The History of Jazz Piano Music in New Jersey

Due to its proximity to New York City, the world capital of jazz, New Jersey has had an interesting history with the genre. The piano as an instrument is particularly important to New Jersey’s relationship with jazz music history because there have been so many important jazz pianists who came from this state.

In the early 20th century the Jersey shore was a hip place for young people to gather and listen to new music. Because of this, the jazz pianist William Basie, later known by his nickname “Count”, quickly moved from playing in local venues around his home town of Red Bank to playing in jazz music clubs around Asbury Park. He soon decided to bring his Jersey-style piano rhythms to Harlem, which was the place to be in the mid-20’s. Basie eventually established himself as one of the most important big band leaders of the 20th century and helped popularize swing for many generations.

Throughout the 50’s jazz music was patronized by Pannonica de Koenigswater, a wealthy descendant of the Rothschild banking family and resident of Weehawken New Jersey. She was a friend of many of the most important artists in the evolution of bebop, the prevailing jazz tradition to this day. Charlie Parker, the inventor of bebop, died in the room of a hotel she frequented in the mid 50’s. Additionally, Thelonious Monk, the jazz pianist widely known as the “high priest of bop”, would spend the last years of his life living quietly with his friend Pannonica in her New Jersey home. Monk’s appreciation both Pannonica and New Jersey are reflected in a few of his song titles such as “Pannonica”, “Hackensack”, and “Ba-lue Bolivar Ba-lues-are” (the last one was a tribute to another hotel Pannonica frequented). All of these were piano jazz pieces written in the bebop style.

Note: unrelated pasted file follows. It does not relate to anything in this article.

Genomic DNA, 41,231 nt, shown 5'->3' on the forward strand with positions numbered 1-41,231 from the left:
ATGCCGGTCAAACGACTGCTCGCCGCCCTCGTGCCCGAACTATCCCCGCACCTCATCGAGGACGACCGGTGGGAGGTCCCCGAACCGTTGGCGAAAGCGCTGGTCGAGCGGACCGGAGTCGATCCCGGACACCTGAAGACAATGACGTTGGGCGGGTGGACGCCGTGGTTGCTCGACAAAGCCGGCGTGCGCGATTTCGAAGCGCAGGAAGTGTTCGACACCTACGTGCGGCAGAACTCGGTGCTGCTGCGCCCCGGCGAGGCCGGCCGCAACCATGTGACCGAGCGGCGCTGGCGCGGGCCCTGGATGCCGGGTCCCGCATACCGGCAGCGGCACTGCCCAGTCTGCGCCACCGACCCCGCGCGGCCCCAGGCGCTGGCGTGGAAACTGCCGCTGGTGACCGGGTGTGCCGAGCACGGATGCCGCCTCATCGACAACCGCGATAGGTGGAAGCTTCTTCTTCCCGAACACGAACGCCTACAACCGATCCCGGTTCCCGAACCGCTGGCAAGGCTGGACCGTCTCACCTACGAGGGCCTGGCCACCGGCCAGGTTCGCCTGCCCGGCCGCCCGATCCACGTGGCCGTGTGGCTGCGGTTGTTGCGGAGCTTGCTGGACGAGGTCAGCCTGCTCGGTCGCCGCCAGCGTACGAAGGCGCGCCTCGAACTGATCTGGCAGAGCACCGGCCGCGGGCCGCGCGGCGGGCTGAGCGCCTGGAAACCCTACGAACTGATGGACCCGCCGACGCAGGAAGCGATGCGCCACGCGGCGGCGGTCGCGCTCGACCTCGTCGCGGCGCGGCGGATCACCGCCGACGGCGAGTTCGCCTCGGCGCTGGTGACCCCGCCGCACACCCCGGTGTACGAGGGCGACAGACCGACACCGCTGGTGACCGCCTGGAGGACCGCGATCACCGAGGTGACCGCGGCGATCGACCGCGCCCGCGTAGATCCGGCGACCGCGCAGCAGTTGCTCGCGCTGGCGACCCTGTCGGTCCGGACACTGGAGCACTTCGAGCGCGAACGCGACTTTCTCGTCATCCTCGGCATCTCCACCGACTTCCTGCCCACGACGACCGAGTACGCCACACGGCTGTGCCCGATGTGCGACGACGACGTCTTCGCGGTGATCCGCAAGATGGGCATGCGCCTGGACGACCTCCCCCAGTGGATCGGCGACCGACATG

In addition to those musicians patronized by Pannonica, there were other bebop jazz pianists who were born in New Jersey. The first one of note was Al Haig, famous for assisting Charlie Parker in creating the genre by playing alongside him in his quartet in the mid 40’s. Haig was born in Newark, which was at that point another important center of jazz music innovation. Finally, the renowned jazz pianist Bill Evans, famous for assisting Miles Davis in the creation of his landmark album Kind of Blue, was born right in Plainfield New Jersey. Evans got his start playing locally in his brother’s band before moving on to music school and eventually playing in New York City.

There are many other jazz pianists who were born, lived in, or played important gigs in this state. While it is often overshadowed by New York City, its connection to important musicians such as Duke Ellington, Al Di Meola, and Pat Metheny in addition to the many jazz music pianists mentioned already show how important this state’s contributions to jazz history are.

Mildred K. Pearson

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